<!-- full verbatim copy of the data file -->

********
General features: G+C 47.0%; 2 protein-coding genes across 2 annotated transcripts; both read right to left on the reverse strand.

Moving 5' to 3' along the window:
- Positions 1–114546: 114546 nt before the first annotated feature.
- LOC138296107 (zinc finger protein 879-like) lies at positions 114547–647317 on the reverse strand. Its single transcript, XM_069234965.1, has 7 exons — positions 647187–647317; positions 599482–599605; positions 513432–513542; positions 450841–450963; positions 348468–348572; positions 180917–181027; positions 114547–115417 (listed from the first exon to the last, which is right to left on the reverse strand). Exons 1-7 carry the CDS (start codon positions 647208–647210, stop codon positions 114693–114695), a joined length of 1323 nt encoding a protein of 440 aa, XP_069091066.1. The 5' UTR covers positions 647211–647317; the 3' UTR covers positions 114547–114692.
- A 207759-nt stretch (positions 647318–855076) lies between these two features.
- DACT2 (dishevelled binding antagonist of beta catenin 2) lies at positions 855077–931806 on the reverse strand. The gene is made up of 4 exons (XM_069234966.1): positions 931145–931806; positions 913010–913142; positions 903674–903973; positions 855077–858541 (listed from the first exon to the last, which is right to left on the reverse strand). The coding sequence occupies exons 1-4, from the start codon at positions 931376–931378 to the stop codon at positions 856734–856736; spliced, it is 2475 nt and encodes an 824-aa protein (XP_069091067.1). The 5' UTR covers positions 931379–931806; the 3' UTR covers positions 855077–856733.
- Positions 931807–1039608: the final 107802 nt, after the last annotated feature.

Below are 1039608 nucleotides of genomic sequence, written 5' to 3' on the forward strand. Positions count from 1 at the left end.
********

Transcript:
General features: G+C 47.0%; 2 protein-coding genes across 2 annotated transcripts; both read right to left on the reverse strand.

Moving 5' to 3' along the window:
- Positions 1–114546: 114546 nt before the first annotated feature.
- LOC138296107 (zinc finger protein 879-like) lies at positions 114547–647317 on the reverse strand. Its single transcript, XM_069234965.1, has 7 exons — positions 647187–647317; positions 599482–599605; positions 513432–513542; positions 450841–450963; positions 348468–348572; positions 180917–181027; positions 114547–115417 (listed from the first exon to the last, which is right to left on the reverse strand). Exons 1-7 carry the CDS (start codon positions 647208–647210, stop codon positions 114693–114695), a joined length of 1323 nt encoding a protein of 440 aa, XP_069091066.1. The 5' UTR covers positions 647211–647317; the 3' UTR covers positions 114547–114692.
- A 207759-nt stretch (positions 647318–855076) lies between these two features.
- DACT2 (dishevelled binding antagonist of beta catenin 2) lies at positions 855077–931806 on the reverse strand. The gene is made up of 4 exons (XM_069234966.1): positions 931145–931806; positions 913010–913142; positions 903674–903973; positions 855077–858541 (listed from the first exon to the last, which is right to left on the reverse strand). The coding sequence occupies exons 1-4, from the start codon at positions 931376–931378 to the stop codon at positions 856734–856736; spliced, it is 2475 nt and encodes an 824-aa protein (XP_069091067.1). The 5' UTR covers positions 931379–931806; the 3' UTR covers positions 855077–856733.
- Positions 931807–1039608: the final 107802 nt, after the last annotated feature.

Below are 1039608 nucleotides of genomic sequence, written 5' to 3' on the forward strand. Positions count from 1 at the left end.